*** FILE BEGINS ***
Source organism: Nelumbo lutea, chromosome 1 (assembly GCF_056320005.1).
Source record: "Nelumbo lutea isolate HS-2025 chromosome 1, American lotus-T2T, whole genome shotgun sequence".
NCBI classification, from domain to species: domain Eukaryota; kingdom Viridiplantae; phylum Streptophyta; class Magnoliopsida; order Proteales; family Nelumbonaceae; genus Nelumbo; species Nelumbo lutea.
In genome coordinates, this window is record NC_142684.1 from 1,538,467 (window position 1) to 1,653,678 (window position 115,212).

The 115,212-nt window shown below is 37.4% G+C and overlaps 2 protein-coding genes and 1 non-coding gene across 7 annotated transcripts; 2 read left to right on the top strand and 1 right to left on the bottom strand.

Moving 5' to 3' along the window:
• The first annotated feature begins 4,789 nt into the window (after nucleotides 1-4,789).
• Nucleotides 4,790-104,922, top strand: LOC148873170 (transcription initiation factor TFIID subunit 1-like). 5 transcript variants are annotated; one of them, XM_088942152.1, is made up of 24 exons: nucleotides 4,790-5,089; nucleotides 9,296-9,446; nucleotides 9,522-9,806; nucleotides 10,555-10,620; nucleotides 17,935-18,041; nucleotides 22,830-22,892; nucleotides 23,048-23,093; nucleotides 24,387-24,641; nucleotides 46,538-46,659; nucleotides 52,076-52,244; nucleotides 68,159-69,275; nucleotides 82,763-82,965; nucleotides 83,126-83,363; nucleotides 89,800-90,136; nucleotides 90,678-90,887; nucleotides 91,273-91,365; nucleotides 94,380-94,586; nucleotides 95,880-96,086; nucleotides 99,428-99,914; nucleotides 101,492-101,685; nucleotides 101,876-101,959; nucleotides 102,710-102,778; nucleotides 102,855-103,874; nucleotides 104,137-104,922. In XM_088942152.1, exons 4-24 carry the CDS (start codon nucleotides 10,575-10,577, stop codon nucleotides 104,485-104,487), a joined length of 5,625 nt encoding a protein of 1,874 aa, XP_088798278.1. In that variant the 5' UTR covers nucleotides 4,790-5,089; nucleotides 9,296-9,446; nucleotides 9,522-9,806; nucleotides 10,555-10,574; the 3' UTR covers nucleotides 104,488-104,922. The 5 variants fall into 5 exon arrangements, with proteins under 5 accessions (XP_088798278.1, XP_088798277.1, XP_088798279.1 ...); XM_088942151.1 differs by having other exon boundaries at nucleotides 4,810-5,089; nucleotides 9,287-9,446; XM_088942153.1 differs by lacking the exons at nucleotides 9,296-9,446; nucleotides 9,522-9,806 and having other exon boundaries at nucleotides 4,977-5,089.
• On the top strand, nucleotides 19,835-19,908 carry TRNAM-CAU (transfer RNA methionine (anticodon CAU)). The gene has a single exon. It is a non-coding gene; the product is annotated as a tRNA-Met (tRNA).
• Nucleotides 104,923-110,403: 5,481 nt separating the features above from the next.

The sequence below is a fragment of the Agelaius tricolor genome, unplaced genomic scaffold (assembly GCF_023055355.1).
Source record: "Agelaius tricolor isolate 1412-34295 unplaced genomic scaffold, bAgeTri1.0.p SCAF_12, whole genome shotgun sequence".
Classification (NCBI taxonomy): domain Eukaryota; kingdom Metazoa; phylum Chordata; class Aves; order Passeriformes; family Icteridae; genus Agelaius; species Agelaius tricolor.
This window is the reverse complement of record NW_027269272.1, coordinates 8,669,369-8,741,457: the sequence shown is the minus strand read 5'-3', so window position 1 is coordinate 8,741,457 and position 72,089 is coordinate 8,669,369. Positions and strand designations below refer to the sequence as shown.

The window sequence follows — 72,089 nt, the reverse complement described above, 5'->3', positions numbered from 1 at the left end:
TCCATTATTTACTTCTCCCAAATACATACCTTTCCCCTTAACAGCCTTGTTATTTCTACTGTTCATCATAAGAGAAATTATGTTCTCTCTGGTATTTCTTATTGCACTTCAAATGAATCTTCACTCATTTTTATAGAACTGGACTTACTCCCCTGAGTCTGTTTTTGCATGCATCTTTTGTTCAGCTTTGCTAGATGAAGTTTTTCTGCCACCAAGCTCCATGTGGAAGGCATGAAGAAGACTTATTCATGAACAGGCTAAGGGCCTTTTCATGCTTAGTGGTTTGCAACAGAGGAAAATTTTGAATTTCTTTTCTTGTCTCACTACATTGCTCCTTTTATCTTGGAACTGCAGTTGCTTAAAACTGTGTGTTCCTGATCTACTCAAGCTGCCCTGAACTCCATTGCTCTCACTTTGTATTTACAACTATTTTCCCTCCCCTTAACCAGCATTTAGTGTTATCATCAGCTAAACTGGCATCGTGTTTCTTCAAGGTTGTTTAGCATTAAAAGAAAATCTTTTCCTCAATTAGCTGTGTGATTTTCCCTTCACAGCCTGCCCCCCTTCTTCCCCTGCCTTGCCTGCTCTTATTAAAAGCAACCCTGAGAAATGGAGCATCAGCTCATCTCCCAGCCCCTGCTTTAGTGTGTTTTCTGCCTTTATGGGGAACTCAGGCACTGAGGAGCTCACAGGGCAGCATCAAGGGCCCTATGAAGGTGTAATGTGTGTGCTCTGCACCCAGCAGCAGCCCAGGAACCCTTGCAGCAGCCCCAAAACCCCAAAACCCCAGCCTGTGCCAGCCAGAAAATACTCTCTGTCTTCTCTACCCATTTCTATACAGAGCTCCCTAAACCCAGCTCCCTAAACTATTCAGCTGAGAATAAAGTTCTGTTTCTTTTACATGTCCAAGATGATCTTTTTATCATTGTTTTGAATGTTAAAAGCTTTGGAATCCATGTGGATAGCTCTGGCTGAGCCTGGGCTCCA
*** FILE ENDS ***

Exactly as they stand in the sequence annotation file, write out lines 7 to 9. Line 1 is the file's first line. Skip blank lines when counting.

• The first annotated feature begins 4,789 nt into the window (after nucleotides 1-4,789).
• Nucleotides 4,790-104,922, top strand: LOC148873170 (transcription initiation factor TFIID subunit 1-like). 5 transcript variants are annotated; one of them, XM_088942152.1, is made up of 24 exons: nucleotides 4,790-5,089; nucleotides 9,296-9,446; nucleotides 9,522-9,806; nucleotides 10,555-10,620; nucleotides 17,935-18,041; nucleotides 22,830-22,892; nucleotides 23,048-23,093; nucleotides 24,387-24,641; nucleotides 46,538-46,659; nucleotides 52,076-52,244; nucleotides 68,159-69,275; nucleotides 82,763-82,965; nucleotides 83,126-83,363; nucleotides 89,800-90,136; nucleotides 90,678-90,887; nucleotides 91,273-91,365; nucleotides 94,380-94,586; nucleotides 95,880-96,086; nucleotides 99,428-99,914; nucleotides 101,492-101,685; nucleotides 101,876-101,959; nucleotides 102,710-102,778; nucleotides 102,855-103,874; nucleotides 104,137-104,922. In XM_088942152.1, exons 4-24 carry the CDS (start codon nucleotides 10,575-10,577, stop codon nucleotides 104,485-104,487), a joined length of 5,625 nt encoding a protein of 1,874 aa, XP_088798278.1. In that variant the 5' UTR covers nucleotides 4,790-5,089; nucleotides 9,296-9,446; nucleotides 9,522-9,806; nucleotides 10,555-10,574; the 3' UTR covers nucleotides 104,488-104,922. The 5 variants fall into 5 exon arrangements, with proteins under 5 accessions (XP_088798278.1, XP_088798277.1, XP_088798279.1 ...); XM_088942151.1 differs by having other exon boundaries at nucleotides 4,810-5,089; nucleotides 9,287-9,446; XM_088942153.1 differs by lacking the exons at nucleotides 9,296-9,446; nucleotides 9,522-9,806 and having other exon boundaries at nucleotides 4,977-5,089.
• On the top strand, nucleotides 19,835-19,908 carry TRNAM-CAU (transfer RNA methionine (anticodon CAU)). The gene has a single exon. It is a non-coding gene; the product is annotated as a tRNA-Met (tRNA).